Ibn Rushd Prize 2019 goes to Bahraini Artist Sara Qaed
The Ibn Rushd Fund for Freedom of Thought is delighted to announce the Bahraini artist Sara Qaed as winner of the 19th Ibn Rushd Prize for this year’s topic ‘Caricature’. The award ceremony will take place on July 5, 2019 in Berlin, Germany.
In many countries of the Arab World, both present and future are bleak and without much of a chance for the people of taking part in changing their countries’ fates. Caricaturists are triggered by political and economic circumstances, and, through their work, register people’s anger, giving a voice to their protest and their needs – crossing social, educational and cultural barriers. Comics and cartoons, and, more recently, graphic novels, have been thriving in the Arab World, a region where freedom of speech is rare. Opposing dominant views and regimes is severely sanctioned, and making fun of authorities can be a most dangerous enterprise.
The Ibn Rushd Prize 2019 therefore called for:
a caricaturist who criticizes or ridicules political, religious or social leaders and authorities.
Sara Qaed possesses a rare ability to create art ridiculing repressive and authoritarian regimes while bearing strong messages about humanitarian issues such as migration and flight. Her work demonstrates exceptional technical skills and semiotics, which she employs to push caricaturing and cartooning beyond the known format of the art.
Sarah began working as a journalist in 2009 and published her work in local, Arab and International newspapers. An activist, she tried to reach an international audience then as much as now, also through the skilful use of social media. She is also part of a collective to promote the art of caricature, and makes a point about disseminating her art by giving workshops for adults and children.
The Ibn Rushd Prize 2019 called for:
a caricaturist who currently criticizes or ridicules political, religious or social leaders and authorities, focusing on their repressive, authoritarian, sectarian, and/or discriminatory stances, thoughts and/or behaviour.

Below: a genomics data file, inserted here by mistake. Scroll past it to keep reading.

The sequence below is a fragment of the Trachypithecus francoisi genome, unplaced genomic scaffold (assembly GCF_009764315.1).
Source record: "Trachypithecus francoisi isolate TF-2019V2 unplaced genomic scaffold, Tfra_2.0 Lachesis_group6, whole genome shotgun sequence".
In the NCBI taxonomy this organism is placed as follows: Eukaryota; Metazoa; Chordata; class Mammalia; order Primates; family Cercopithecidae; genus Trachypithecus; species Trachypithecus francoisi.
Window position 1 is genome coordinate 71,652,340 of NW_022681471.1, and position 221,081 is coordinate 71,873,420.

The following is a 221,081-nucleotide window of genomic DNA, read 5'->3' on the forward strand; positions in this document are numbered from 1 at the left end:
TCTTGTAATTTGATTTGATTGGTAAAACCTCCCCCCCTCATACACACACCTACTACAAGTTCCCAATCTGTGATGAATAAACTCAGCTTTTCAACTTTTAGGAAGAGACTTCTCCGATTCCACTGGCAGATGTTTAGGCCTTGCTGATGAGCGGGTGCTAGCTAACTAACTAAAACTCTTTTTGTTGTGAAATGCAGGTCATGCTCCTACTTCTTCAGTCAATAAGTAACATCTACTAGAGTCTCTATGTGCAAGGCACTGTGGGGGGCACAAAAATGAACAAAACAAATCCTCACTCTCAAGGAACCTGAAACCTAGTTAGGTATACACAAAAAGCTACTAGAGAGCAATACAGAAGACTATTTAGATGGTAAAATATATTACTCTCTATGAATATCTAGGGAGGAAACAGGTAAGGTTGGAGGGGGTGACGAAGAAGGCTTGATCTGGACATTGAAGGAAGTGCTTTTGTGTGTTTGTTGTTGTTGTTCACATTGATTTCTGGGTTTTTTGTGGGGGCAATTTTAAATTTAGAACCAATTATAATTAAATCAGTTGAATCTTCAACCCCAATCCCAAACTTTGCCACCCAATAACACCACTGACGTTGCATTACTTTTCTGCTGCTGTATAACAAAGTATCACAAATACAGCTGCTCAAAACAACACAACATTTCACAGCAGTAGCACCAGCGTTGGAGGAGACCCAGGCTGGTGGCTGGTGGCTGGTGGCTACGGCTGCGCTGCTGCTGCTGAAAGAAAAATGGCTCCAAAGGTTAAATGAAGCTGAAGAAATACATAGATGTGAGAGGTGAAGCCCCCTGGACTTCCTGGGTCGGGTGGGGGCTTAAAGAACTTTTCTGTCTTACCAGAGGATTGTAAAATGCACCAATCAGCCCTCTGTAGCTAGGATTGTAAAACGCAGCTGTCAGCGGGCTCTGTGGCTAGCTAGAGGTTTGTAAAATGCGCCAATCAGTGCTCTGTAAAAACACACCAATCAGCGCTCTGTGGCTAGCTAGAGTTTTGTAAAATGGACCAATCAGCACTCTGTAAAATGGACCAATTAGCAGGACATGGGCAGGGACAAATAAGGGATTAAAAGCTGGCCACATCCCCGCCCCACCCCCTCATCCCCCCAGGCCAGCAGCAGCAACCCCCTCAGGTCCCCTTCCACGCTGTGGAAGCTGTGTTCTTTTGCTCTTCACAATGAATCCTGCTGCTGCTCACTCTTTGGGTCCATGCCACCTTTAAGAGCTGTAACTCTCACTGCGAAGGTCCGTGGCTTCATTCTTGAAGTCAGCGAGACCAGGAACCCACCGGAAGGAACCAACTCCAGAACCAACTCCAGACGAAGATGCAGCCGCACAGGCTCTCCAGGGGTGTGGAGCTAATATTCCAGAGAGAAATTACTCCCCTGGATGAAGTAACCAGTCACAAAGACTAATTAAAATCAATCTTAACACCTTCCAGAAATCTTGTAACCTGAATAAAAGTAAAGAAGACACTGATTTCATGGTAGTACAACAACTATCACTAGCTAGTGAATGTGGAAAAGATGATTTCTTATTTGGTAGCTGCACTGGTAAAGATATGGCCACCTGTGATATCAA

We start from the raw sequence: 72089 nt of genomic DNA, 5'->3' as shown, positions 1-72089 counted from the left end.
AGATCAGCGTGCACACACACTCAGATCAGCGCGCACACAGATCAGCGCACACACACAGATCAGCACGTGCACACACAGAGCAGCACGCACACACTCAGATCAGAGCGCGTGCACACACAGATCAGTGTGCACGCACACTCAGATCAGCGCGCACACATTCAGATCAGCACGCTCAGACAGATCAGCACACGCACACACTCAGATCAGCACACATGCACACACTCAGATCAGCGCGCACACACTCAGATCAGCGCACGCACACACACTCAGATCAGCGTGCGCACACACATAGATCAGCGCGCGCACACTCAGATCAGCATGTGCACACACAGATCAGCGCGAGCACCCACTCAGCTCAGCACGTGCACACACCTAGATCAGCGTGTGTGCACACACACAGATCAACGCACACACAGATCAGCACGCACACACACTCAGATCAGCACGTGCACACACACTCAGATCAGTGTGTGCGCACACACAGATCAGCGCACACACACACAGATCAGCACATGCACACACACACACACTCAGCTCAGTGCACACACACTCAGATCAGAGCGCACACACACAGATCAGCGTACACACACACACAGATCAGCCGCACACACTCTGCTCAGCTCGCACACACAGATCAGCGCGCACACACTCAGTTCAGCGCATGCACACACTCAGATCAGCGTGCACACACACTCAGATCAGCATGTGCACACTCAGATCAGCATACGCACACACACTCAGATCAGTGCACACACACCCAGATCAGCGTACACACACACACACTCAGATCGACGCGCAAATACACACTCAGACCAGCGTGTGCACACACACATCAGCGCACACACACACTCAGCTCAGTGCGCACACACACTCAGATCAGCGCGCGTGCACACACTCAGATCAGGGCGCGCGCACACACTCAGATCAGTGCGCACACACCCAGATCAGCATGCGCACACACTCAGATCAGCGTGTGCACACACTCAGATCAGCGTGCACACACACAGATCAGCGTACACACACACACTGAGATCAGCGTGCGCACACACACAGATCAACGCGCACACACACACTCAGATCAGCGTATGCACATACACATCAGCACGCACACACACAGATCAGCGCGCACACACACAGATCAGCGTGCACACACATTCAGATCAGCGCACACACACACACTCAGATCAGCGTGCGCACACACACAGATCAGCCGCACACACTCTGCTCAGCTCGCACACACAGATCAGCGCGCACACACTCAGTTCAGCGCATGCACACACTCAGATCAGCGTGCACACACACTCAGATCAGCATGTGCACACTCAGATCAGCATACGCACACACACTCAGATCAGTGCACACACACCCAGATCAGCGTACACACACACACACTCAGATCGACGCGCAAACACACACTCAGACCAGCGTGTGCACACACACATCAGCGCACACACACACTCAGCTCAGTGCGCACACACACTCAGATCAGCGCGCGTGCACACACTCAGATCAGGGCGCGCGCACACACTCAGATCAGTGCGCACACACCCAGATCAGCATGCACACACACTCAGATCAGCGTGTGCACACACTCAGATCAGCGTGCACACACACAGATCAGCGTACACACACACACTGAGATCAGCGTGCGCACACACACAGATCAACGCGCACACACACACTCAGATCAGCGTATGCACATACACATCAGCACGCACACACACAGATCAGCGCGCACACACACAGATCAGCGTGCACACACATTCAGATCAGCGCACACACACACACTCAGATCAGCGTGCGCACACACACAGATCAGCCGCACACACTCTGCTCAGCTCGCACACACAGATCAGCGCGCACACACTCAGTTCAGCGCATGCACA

By doing so, the caricaturist intends to promote ideas pertaining to humanism, human rights and freedom of thought. The caricatures must have a high reach.
This year’s jury for the Ibn Rushd Prize consisted of Youssef Abdelke (Syria), Khalid Al-Baih (Sudan), Omézine Ben Chikha (Tunisia), Omelez El-Farsi (Libya), and Amjad Rasmy (Jordan).
Runners up to the prize were, in alphabetical order: Do’a Al-Adl, Egypt; Rashad Alsam’i, Yemen; Ali Farsat, Syria; Fares Garabet, Syria; Habib Haddad, Lebanon; Imad Hajjaj, Jordan; Talal Nayer, Sudan.
|For the allocation of the 19th Ibn Rushd Prize for Freedom of Thought, the Ibn Rushd Fund has continued to practice the principles of grassroots democracy established since its foundation: At the beginning, the members of the Ibn Rushd Fund choose a topic for the prize from among a list of topics made by the executive and advisory boards. After the official notification of the topic in April, any member of the public may nominate a candidate. In the meantime, the Fund chooses a jury comprised of five experts in correspondence with the topic, from five Arab countries and including at least two women. The jury is honorary and independent. The result is drawn from the sum of points given for each of the categories specified by the jury. Since 1998, the Ibn Rushd Fund has sought to distinguish people or organisations who have made a significant contribution to Freedom of Thought in the Arab World with its prize. Former prize winners: www.ibn-rushd.org/typo3/cms/en/awards/ The prize awarding ceremony as well as the prize money consisting of €2500 are exclusively funded through membership fees and the contributions of the members of the Ibn Rushd Fund.|